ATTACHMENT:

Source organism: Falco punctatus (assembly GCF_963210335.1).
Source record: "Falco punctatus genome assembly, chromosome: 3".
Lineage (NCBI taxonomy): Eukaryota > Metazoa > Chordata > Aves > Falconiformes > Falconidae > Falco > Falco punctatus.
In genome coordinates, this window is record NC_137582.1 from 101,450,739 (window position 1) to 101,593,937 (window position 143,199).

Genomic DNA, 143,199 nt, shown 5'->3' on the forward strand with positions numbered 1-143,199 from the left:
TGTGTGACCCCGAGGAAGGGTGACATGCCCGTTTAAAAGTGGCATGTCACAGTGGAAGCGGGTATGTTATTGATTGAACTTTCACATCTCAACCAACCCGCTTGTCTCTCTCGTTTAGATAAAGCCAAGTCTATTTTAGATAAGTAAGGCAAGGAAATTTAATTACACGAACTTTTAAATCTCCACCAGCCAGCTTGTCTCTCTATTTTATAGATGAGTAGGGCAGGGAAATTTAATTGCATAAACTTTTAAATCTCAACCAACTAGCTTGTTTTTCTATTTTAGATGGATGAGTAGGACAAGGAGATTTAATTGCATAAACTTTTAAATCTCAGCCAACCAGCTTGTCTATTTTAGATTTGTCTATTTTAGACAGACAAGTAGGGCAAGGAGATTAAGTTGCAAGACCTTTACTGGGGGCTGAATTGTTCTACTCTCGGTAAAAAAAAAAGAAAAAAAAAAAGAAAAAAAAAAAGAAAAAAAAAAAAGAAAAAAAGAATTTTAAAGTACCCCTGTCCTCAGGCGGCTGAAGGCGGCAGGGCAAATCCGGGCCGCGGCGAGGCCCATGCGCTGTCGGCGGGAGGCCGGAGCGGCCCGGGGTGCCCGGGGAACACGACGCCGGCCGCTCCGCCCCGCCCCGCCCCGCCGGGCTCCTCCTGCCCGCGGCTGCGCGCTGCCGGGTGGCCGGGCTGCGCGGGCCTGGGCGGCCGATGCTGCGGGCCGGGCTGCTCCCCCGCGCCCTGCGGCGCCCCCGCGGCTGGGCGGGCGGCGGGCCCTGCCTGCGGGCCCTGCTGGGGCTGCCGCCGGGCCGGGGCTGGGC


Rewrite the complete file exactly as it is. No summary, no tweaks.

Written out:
Source organism: Falco punctatus (assembly GCF_963210335.1).
Source record: "Falco punctatus genome assembly, chromosome: 3".
Lineage (NCBI taxonomy): Eukaryota > Metazoa > Chordata > Aves > Falconiformes > Falconidae > Falco > Falco punctatus.
In genome coordinates, this window is record NC_137582.1 from 101,450,739 (window position 1) to 101,593,937 (window position 143,199).

Genomic DNA, 143,199 nt, shown 5'->3' on the forward strand with positions numbered 1-143,199 from the left:
TGTGTGACCCCGAGGAAGGGTGACATGCCCGTTTAAAAGTGGCATGTCACAGTGGAAGCGGGTATGTTATTGATTGAACTTTCACATCTCAACCAACCCGCTTGTCTCTCTCGTTTAGATAAAGCCAAGTCTATTTTAGATAAGTAAGGCAAGGAAATTTAATTACACGAACTTTTAAATCTCCACCAGCCAGCTTGTCTCTCTATTTTATAGATGAGTAGGGCAGGGAAATTTAATTGCATAAACTTTTAAATCTCAACCAACTAGCTTGTTTTTCTATTTTAGATGGATGAGTAGGACAAGGAGATTTAATTGCATAAACTTTTAAATCTCAGCCAACCAGCTTGTCTATTTTAGATTTGTCTATTTTAGACAGACAAGTAGGGCAAGGAGATTAAGTTGCAAGACCTTTACTGGGGGCTGAATTGTTCTACTCTCGGTAAAAAAAAAAGAAAAAAAAAAAGAAAAAAAAAAAGAAAAAAAAAAAAGAAAAAAAGAATTTTAAAGTACCCCTGTCCTCAGGCGGCTGAAGGCGGCAGGGCAAATCCGGGCCGCGGCGAGGCCCATGCGCTGTCGGCGGGAGGCCGGAGCGGCCCGGGGTGCCCGGGGAACACGACGCCGGCCGCTCCGCCCCGCCCCGCCCCGCCGGGCTCCTCCTGCCCGCGGCTGCGCGCTGCCGGGTGGCCGGGCTGCGCGGGCCTGGGCGGCCGATGCTGCGGGCCGGGCTGCTCCCCCGCGCCCTGCGGCGCCCCCGCGGCTGGGCGGGCGGCGGGCCCTGCCTGCGGGCCCTGCTGGGGCTGCCGCCGGGCCGGGGCTGGGC